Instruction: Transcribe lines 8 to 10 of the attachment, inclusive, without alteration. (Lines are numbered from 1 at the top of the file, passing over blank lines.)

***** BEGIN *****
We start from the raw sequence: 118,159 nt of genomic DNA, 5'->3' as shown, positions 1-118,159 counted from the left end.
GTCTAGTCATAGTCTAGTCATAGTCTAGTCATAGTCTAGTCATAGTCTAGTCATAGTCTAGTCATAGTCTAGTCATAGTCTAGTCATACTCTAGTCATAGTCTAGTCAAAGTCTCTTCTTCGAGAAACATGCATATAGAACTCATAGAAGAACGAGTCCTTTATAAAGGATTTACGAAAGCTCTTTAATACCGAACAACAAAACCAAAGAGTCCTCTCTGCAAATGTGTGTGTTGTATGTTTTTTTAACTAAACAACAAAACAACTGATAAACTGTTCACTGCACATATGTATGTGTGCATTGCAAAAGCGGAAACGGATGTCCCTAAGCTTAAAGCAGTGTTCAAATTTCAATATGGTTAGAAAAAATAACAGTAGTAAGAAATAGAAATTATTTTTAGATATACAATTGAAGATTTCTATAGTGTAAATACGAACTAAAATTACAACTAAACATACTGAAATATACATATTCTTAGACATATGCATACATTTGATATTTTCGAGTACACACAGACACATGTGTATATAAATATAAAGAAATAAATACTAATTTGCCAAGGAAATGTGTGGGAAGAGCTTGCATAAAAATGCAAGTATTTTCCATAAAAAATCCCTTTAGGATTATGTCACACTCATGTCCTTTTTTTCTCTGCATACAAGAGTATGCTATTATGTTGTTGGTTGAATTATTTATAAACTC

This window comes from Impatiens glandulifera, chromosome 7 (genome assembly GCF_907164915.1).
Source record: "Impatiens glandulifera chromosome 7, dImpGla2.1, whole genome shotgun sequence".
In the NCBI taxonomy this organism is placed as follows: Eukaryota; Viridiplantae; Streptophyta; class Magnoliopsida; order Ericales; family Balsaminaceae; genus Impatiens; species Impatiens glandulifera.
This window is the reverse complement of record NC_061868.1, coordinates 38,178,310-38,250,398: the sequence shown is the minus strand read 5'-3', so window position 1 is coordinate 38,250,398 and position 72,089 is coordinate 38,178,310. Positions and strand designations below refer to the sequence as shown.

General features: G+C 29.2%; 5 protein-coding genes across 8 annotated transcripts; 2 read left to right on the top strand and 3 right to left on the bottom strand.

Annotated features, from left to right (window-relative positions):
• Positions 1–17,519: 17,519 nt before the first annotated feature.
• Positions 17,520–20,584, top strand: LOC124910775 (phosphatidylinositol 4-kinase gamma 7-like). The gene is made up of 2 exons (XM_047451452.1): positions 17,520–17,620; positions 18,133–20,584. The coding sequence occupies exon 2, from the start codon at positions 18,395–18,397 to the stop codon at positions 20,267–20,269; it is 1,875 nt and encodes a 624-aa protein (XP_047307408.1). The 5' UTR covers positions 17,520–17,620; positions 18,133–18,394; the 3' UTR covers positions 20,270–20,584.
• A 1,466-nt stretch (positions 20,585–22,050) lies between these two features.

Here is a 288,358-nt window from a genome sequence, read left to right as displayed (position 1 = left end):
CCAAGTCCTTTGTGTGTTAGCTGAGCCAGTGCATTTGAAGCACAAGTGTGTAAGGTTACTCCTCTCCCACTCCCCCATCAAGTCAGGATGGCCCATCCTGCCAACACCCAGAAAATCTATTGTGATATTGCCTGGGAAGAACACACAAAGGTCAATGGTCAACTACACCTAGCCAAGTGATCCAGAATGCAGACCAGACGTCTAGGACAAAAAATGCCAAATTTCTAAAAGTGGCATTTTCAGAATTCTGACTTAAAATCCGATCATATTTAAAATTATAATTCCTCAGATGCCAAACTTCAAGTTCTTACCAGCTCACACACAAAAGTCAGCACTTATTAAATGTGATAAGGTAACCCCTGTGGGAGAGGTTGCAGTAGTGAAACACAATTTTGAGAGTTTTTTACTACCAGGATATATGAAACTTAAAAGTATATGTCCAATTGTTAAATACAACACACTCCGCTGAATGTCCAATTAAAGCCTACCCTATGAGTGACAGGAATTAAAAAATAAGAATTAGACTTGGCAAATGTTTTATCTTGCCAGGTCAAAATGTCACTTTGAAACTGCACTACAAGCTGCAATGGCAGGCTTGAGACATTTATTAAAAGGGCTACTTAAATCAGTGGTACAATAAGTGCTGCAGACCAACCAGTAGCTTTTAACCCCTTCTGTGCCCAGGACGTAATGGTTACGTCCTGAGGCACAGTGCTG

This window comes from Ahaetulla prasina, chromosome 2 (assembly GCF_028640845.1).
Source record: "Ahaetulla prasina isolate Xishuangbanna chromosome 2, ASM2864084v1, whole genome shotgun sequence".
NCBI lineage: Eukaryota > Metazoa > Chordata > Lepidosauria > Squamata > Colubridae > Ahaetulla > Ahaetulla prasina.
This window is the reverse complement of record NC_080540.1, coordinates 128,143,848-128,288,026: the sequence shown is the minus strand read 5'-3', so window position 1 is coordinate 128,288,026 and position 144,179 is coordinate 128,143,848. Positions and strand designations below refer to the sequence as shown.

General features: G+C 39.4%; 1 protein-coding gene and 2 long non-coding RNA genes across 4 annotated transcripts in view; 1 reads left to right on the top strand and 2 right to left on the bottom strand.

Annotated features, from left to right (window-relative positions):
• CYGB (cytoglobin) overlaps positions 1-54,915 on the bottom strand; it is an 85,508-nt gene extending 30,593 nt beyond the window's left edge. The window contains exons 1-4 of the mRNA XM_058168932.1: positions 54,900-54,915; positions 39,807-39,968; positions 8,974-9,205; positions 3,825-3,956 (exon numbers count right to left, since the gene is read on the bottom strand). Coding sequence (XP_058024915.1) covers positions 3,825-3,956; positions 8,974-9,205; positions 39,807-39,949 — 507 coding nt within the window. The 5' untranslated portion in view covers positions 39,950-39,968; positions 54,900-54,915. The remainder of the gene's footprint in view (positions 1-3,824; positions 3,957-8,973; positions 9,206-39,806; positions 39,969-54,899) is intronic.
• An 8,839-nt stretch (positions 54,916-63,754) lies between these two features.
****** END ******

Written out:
Annotated features, from left to right (window-relative positions):
• Positions 1–17,519: 17,519 nt before the first annotated feature.
• Positions 17,520–20,584, top strand: LOC124910775 (phosphatidylinositol 4-kinase gamma 7-like). The gene is made up of 2 exons (XM_047451452.1): positions 17,520–17,620; positions 18,133–20,584. The coding sequence occupies exon 2, from the start codon at positions 18,395–18,397 to the stop codon at positions 20,267–20,269; it is 1,875 nt and encodes a 624-aa protein (XP_047307408.1). The 5' UTR covers positions 17,520–17,620; positions 18,133–18,394; the 3' UTR covers positions 20,270–20,584.